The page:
Back in 2011, the world's second-worst nuclear disaster occurred at the Fukushima Daiichi plant, located in northern Japan. A tsunami, triggered by a 9.1-magnitude earthquake that struck near Honshu island, produced waves that damaged the plant's backup generators.
The plant utilized 6 boiling-water reactors, three of them being active at that time. The operators managed to shut them down, but, due to the loss of power, they were not cooled down efficiently. As a result, fuel rods in the active reactors melted leading to a radiation release.
The contaminated water still remains in the facility, but as the storage space is running out, officials state the only choice is to deposit it into the sea. Currently, about 1,000 tanks contain more than 1 million tons of radioactive water. According to the facility's officials state that all tanks will be full by mid-2022.
The plant is operated by Japan’s Tokyo Electric Power (Tepco) which has tried to decontaminate the water. Nevertheless, there is no method to remove tritium, a radioactive isotope of hydrogen. It will not the first time that water containing tritium will be dumped into the ocean but Tepco stated that more polluting substances except for tritium are contained into the water.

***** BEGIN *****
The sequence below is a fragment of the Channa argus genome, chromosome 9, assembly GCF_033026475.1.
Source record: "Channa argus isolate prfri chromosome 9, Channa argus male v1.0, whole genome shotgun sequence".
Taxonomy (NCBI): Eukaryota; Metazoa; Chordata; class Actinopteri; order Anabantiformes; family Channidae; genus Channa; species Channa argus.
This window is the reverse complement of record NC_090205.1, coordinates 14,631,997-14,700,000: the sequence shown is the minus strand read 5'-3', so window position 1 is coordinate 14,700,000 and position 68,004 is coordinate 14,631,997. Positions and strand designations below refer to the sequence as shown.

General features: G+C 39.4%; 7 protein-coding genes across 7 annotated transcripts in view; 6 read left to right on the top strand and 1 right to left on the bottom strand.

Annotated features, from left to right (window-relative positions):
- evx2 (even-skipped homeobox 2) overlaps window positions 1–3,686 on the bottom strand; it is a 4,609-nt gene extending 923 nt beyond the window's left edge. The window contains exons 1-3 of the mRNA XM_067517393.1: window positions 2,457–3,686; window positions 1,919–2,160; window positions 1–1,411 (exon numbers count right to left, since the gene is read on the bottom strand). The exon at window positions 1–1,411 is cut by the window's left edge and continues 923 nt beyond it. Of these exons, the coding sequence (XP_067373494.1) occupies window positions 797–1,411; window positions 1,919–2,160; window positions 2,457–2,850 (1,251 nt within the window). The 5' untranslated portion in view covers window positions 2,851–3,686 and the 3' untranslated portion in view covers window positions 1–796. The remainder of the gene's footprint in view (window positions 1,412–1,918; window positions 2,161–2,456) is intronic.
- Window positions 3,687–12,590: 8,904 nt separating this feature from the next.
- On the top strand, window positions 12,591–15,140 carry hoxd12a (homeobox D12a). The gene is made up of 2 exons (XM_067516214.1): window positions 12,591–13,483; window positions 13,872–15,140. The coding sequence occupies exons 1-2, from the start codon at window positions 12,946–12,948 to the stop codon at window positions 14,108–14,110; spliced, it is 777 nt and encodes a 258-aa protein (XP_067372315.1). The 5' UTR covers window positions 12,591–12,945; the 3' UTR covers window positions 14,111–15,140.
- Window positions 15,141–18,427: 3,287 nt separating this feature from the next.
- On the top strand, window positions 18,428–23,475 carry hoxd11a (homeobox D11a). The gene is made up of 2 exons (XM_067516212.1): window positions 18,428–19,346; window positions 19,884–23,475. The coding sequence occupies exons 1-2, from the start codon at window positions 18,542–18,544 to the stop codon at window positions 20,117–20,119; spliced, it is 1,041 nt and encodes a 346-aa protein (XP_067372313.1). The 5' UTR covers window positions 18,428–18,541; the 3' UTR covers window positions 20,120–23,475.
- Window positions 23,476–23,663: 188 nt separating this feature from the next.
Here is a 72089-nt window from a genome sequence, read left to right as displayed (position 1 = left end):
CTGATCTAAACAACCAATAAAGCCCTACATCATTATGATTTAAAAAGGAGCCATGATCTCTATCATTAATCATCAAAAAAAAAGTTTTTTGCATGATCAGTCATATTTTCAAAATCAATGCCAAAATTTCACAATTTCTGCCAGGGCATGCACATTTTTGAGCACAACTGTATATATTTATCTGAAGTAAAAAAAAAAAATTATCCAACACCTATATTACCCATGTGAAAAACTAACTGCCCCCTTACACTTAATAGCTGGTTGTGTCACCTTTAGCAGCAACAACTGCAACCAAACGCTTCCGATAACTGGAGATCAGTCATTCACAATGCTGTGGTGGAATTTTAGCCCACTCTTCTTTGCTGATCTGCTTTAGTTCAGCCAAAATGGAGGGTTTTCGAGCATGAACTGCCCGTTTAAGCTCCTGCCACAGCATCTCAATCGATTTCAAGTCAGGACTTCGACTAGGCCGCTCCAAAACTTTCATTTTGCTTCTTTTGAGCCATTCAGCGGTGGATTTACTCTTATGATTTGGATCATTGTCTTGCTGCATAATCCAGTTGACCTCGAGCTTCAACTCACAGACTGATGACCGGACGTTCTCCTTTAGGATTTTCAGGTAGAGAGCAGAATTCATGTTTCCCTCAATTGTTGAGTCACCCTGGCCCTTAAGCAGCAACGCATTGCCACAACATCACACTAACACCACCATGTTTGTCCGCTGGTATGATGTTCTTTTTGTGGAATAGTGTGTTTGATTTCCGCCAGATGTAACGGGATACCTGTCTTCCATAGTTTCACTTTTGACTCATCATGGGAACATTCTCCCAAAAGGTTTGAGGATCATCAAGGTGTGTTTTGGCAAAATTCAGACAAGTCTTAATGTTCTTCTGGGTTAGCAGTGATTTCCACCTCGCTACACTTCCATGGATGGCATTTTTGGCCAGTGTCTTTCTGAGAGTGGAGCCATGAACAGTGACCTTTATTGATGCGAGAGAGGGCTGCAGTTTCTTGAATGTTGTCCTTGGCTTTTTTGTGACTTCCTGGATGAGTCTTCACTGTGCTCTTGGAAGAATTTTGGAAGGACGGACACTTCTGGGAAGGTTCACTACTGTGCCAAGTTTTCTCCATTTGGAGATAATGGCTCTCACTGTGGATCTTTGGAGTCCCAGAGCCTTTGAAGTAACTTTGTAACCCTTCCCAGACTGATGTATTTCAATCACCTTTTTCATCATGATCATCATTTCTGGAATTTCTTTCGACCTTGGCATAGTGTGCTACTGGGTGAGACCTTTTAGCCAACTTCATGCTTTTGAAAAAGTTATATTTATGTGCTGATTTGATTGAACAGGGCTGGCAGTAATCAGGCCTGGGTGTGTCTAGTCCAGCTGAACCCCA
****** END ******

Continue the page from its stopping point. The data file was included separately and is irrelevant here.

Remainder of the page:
The decision is not final yet as the Japanese Government is willing to conduct a thorough investigation. Currently, a panel of experts is evaluating the situation and will provide a final report to the government. "There is no fact that the method of disposal of contaminated water has been decided. The government would like to make a decision after making thorough discussion," Yoshihide Suga, Japan's Chief Cabinet Secretary, stated.
South Korea has expressed concerns about the dumping endeavor. Kwon Se-jung, the government Minister for Environmental Affairs, said that Japan and South Korea have to cooperate in order to resolve the issue protecting the ocean life and ensuring the health of people. "The South Korean government is well aware of the impact of the treatment of the contaminated water from the Fukushima nuclear power plant on the health and safety of the people of both countries, and to the entire nation," South Korea's ministry stated.
If the dumping operation is realized, it would highly affect fishing operations in the Pacific. Fishermen have been trying to re-establish their industry for 8 years and recently, prices reached the pre-disaster levels. “The remarks’ impacts are immeasurable, stoking concerns among local fishery industry people and spreading harmful rumors,” Japan's National Federation of Fisheries Cooperative Associations, stated.
Alternative options for resolving the issue involve vaporizing the contaminated water or storing it somewhere else on land.